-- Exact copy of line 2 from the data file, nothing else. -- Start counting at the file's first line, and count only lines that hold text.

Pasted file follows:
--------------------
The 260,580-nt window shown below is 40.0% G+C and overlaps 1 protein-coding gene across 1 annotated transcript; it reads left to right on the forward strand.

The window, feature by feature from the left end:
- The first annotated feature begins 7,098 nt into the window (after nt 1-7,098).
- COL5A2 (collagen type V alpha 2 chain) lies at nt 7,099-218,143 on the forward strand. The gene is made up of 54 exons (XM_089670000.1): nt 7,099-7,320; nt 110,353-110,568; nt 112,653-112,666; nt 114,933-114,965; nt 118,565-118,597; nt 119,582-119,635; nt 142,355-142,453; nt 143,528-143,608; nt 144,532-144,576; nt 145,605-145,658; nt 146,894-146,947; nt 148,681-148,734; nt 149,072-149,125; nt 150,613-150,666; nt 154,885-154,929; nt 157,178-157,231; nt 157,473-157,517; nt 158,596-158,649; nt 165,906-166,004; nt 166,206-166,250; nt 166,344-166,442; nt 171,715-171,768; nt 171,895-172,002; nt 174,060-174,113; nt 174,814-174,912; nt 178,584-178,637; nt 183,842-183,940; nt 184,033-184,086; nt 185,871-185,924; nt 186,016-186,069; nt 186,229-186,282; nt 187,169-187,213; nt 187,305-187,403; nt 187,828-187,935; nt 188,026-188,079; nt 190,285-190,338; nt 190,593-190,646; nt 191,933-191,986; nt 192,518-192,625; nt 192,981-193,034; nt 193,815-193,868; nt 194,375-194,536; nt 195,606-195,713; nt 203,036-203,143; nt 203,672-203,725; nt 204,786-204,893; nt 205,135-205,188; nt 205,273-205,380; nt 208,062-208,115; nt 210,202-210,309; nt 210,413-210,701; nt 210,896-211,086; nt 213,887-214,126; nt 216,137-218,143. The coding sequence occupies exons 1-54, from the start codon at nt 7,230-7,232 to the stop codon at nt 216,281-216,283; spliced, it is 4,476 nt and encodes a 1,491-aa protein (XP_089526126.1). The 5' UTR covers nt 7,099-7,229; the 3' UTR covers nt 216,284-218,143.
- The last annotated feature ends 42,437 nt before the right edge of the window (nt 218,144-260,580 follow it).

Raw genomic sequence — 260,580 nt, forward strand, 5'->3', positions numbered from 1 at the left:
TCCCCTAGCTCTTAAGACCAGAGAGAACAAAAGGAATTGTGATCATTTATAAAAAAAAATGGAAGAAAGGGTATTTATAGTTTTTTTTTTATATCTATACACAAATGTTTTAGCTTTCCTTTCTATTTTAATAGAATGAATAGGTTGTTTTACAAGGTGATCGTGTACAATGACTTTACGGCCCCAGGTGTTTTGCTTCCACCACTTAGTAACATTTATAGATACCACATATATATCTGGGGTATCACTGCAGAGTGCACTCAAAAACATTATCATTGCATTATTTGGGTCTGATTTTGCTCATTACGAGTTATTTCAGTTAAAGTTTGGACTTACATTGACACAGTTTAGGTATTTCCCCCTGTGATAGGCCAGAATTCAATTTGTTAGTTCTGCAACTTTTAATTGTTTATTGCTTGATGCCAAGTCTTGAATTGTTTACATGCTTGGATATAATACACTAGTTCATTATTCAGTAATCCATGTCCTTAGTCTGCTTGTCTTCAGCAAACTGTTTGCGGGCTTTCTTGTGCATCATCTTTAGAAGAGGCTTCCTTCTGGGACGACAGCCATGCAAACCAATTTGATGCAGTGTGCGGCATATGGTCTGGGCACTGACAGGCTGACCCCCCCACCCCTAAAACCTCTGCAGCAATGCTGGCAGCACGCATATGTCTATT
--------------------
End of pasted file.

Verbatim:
The window, feature by feature from the left end: